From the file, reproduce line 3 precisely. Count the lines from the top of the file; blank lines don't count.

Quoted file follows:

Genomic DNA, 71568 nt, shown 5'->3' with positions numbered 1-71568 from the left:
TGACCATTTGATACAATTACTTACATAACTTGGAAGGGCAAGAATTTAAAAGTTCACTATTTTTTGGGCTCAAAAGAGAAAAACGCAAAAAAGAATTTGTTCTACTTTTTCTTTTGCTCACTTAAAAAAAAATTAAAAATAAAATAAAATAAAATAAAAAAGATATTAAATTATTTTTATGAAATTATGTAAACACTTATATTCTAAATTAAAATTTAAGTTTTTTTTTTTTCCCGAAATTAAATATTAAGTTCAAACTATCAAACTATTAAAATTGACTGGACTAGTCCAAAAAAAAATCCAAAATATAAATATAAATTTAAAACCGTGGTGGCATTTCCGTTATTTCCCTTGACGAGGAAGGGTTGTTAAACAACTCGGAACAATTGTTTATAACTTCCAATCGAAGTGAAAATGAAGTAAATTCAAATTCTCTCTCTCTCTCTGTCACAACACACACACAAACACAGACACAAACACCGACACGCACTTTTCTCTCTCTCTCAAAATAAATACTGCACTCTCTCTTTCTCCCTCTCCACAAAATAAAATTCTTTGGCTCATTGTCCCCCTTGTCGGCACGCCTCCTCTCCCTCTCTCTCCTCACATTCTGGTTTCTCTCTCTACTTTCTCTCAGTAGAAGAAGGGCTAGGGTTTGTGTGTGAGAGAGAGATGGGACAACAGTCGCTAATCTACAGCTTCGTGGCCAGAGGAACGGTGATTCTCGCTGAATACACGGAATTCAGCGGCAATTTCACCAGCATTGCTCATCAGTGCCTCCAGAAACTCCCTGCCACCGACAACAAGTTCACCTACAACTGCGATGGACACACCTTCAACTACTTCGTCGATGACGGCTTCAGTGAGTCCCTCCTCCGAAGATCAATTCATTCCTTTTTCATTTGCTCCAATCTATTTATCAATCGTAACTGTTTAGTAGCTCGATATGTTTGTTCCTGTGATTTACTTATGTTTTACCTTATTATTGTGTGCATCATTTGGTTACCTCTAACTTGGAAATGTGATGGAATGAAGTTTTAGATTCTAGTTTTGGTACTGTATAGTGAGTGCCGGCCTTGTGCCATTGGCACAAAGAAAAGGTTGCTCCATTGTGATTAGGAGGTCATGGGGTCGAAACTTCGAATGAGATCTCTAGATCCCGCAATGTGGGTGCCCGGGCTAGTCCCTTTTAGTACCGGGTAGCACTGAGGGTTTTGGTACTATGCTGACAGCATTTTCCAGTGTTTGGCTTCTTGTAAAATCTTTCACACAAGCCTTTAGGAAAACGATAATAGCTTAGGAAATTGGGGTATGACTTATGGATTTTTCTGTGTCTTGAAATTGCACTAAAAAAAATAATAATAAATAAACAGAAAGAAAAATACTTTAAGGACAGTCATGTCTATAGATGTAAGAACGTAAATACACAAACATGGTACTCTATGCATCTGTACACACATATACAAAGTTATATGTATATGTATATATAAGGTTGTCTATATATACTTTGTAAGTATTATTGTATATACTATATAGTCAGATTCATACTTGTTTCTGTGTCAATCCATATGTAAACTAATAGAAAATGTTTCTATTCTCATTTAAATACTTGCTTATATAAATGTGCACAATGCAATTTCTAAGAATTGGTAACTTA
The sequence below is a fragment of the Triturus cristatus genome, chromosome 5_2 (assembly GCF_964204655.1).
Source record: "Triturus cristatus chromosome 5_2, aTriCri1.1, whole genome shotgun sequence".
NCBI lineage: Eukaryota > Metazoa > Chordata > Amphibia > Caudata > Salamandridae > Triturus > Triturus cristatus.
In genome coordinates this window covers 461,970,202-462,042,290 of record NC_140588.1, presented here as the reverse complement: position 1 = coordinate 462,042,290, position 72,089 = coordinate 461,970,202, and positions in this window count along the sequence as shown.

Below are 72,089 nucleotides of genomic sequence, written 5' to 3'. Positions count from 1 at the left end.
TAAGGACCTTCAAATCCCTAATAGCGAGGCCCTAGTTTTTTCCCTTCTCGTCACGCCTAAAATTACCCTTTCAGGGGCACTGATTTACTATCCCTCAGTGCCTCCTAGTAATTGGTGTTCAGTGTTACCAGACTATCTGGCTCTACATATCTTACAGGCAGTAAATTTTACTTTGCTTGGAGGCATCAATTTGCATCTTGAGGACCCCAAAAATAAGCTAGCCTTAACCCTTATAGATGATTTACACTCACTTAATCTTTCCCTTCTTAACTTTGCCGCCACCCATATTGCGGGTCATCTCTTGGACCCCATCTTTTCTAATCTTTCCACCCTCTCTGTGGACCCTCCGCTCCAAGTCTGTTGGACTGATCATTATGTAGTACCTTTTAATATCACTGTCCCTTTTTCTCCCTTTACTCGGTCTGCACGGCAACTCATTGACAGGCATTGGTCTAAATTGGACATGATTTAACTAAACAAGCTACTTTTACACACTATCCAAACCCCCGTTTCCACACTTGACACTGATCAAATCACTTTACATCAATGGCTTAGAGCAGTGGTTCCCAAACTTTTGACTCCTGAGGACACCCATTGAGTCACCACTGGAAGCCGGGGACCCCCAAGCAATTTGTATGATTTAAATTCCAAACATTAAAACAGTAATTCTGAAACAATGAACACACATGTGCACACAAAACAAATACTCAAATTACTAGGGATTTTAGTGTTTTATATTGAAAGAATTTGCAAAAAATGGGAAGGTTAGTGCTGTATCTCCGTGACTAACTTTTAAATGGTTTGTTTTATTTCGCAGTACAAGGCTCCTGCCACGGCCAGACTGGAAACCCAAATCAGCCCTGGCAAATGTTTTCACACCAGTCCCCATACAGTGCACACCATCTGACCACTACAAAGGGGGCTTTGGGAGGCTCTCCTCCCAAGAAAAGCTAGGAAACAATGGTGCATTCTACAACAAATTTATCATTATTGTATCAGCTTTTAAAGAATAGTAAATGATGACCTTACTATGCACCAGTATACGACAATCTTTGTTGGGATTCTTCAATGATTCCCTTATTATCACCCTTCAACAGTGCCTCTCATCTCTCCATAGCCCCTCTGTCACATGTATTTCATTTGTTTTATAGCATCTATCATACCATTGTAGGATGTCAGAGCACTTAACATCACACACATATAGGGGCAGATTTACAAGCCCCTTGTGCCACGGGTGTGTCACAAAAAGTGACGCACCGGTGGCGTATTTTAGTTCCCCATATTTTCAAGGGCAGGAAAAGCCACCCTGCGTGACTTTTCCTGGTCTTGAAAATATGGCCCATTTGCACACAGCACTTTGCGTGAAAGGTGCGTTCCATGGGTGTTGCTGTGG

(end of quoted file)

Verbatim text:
The sequence below is a fragment of the Triturus cristatus genome, chromosome 5_2 (assembly GCF_964204655.1).